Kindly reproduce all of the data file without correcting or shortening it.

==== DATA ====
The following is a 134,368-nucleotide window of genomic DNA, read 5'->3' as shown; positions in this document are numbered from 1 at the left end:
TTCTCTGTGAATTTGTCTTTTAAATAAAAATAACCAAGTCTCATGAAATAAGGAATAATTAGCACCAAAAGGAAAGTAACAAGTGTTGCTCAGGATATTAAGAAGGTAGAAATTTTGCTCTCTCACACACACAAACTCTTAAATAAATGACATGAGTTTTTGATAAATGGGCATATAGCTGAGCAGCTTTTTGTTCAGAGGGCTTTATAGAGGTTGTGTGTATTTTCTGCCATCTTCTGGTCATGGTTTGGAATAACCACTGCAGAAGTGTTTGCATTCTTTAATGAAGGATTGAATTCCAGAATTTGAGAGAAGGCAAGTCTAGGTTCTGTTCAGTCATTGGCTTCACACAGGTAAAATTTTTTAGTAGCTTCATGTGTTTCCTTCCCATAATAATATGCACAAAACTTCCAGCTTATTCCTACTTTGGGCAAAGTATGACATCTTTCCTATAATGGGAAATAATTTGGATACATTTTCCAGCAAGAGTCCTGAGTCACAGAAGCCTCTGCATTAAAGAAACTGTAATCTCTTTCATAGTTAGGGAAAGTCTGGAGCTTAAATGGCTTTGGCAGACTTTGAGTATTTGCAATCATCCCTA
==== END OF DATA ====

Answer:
The following is a 134,368-nucleotide window of genomic DNA, read 5'->3' as shown; positions in this document are numbered from 1 at the left end:
TTCTCTGTGAATTTGTCTTTTAAATAAAAATAACCAAGTCTCATGAAATAAGGAATAATTAGCACCAAAAGGAAAGTAACAAGTGTTGCTCAGGATATTAAGAAGGTAGAAATTTTGCTCTCTCACACACACAAACTCTTAAATAAATGACATGAGTTTTTGATAAATGGGCATATAGCTGAGCAGCTTTTTGTTCAGAGGGCTTTATAGAGGTTGTGTGTATTTTCTGCCATCTTCTGGTCATGGTTTGGAATAACCACTGCAGAAGTGTTTGCATTCTTTAATGAAGGATTGAATTCCAGAATTTGAGAGAAGGCAAGTCTAGGTTCTGTTCAGTCATTGGCTTCACACAGGTAAAATTTTTTAGTAGCTTCATGTGTTTCCTTCCCATAATAATATGCACAAAACTTCCAGCTTATTCCTACTTTGGGCAAAGTATGACATCTTTCCTATAATGGGAAATAATTTGGATACATTTTCCAGCAAGAGTCCTGAGTCACAGAAGCCTCTGCATTAAAGAAACTGTAATCTCTTTCATAGTTAGGGAAAGTCTGGAGCTTAAATGGCTTTGGCAGACTTTGAGTATTTGCAATCATCCCTA